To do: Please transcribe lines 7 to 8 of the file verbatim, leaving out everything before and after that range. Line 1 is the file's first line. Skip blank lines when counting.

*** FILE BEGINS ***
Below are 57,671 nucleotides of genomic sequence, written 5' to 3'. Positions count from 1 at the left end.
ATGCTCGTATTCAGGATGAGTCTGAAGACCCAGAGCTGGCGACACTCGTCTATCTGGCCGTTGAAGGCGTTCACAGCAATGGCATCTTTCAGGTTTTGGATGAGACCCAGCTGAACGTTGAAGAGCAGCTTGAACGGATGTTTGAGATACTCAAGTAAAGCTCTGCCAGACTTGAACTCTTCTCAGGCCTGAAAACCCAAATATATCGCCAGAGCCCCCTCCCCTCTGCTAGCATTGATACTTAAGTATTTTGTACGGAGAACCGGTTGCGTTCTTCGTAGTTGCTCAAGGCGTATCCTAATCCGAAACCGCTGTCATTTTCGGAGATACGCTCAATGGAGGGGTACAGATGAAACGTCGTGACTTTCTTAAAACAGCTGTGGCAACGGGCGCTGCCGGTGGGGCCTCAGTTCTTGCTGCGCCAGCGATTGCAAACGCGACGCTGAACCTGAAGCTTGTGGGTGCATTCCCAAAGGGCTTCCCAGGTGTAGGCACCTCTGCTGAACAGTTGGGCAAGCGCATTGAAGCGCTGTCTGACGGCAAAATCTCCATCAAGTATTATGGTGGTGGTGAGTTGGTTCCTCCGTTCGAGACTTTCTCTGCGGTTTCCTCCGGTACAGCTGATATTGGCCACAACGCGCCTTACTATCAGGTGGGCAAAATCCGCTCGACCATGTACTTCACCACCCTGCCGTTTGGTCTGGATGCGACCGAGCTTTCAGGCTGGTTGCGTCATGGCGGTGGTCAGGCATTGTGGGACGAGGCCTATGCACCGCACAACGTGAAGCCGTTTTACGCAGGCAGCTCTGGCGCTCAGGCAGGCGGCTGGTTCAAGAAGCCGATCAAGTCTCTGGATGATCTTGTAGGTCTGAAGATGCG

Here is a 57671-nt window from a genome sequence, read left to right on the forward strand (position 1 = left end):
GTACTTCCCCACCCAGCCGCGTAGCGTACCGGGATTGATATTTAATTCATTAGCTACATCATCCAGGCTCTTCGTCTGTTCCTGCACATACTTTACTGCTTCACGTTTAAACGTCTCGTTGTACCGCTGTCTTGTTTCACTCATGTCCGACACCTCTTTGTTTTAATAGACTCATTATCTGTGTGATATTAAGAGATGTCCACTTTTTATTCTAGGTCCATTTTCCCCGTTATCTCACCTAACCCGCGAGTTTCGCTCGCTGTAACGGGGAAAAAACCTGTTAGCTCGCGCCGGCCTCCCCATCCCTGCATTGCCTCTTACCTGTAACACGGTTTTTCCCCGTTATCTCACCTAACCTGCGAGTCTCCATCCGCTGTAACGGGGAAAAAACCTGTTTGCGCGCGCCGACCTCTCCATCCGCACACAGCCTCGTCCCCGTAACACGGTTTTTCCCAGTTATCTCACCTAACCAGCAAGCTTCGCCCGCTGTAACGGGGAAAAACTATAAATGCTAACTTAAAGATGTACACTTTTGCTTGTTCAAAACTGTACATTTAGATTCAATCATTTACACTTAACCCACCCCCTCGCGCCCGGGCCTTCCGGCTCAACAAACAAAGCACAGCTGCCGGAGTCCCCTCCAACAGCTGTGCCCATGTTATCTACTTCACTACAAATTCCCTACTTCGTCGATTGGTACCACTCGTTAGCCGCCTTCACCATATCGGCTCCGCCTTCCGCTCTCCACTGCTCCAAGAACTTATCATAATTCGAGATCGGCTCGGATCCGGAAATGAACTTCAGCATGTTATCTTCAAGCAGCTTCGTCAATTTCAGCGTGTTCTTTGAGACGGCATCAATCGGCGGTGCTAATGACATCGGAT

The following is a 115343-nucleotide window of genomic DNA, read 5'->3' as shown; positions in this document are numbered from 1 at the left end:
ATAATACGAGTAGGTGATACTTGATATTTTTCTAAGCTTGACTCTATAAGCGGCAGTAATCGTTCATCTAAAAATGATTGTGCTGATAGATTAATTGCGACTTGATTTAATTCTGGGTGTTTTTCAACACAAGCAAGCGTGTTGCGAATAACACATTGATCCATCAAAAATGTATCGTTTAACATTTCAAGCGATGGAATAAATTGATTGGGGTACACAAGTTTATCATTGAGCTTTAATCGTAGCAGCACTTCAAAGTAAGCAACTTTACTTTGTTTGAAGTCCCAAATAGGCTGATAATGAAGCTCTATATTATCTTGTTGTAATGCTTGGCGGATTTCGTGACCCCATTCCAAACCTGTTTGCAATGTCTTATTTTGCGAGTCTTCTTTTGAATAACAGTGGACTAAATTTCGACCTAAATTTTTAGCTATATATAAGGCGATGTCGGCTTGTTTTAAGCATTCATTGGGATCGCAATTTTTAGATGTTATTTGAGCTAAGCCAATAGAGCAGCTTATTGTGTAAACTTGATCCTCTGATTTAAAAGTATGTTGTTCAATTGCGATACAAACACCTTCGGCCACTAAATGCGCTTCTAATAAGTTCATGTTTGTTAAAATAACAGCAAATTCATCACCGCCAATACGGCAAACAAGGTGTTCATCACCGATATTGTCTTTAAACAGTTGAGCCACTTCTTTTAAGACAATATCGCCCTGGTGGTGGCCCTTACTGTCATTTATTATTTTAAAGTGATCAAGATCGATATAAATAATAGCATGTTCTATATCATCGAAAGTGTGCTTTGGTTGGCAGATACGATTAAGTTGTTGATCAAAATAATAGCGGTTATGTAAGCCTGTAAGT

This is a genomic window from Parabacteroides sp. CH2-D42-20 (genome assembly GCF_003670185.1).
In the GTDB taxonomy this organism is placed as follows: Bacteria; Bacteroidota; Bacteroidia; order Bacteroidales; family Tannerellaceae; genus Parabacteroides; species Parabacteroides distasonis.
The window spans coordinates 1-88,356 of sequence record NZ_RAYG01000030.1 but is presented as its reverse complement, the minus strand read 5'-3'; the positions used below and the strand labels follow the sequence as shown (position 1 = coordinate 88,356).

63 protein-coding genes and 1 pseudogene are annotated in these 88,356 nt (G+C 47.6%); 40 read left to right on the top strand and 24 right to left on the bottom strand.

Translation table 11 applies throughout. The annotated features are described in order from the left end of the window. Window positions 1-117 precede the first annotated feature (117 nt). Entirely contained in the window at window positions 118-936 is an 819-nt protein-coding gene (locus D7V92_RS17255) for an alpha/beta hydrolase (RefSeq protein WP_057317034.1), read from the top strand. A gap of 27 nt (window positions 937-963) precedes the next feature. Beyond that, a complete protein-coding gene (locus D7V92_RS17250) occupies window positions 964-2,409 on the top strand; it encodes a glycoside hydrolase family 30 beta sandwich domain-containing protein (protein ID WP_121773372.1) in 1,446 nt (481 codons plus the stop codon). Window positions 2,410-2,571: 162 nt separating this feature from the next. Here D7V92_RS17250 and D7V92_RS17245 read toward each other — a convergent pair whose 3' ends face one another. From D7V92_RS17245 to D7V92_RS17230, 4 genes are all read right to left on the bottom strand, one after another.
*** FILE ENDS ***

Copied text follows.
This is a genomic window from Parabacteroides sp. CH2-D42-20 (genome assembly GCF_003670185.1).
In the GTDB taxonomy this organism is placed as follows: Bacteria; Bacteroidota; Bacteroidia; order Bacteroidales; family Tannerellaceae; genus Parabacteroides; species Parabacteroides distasonis.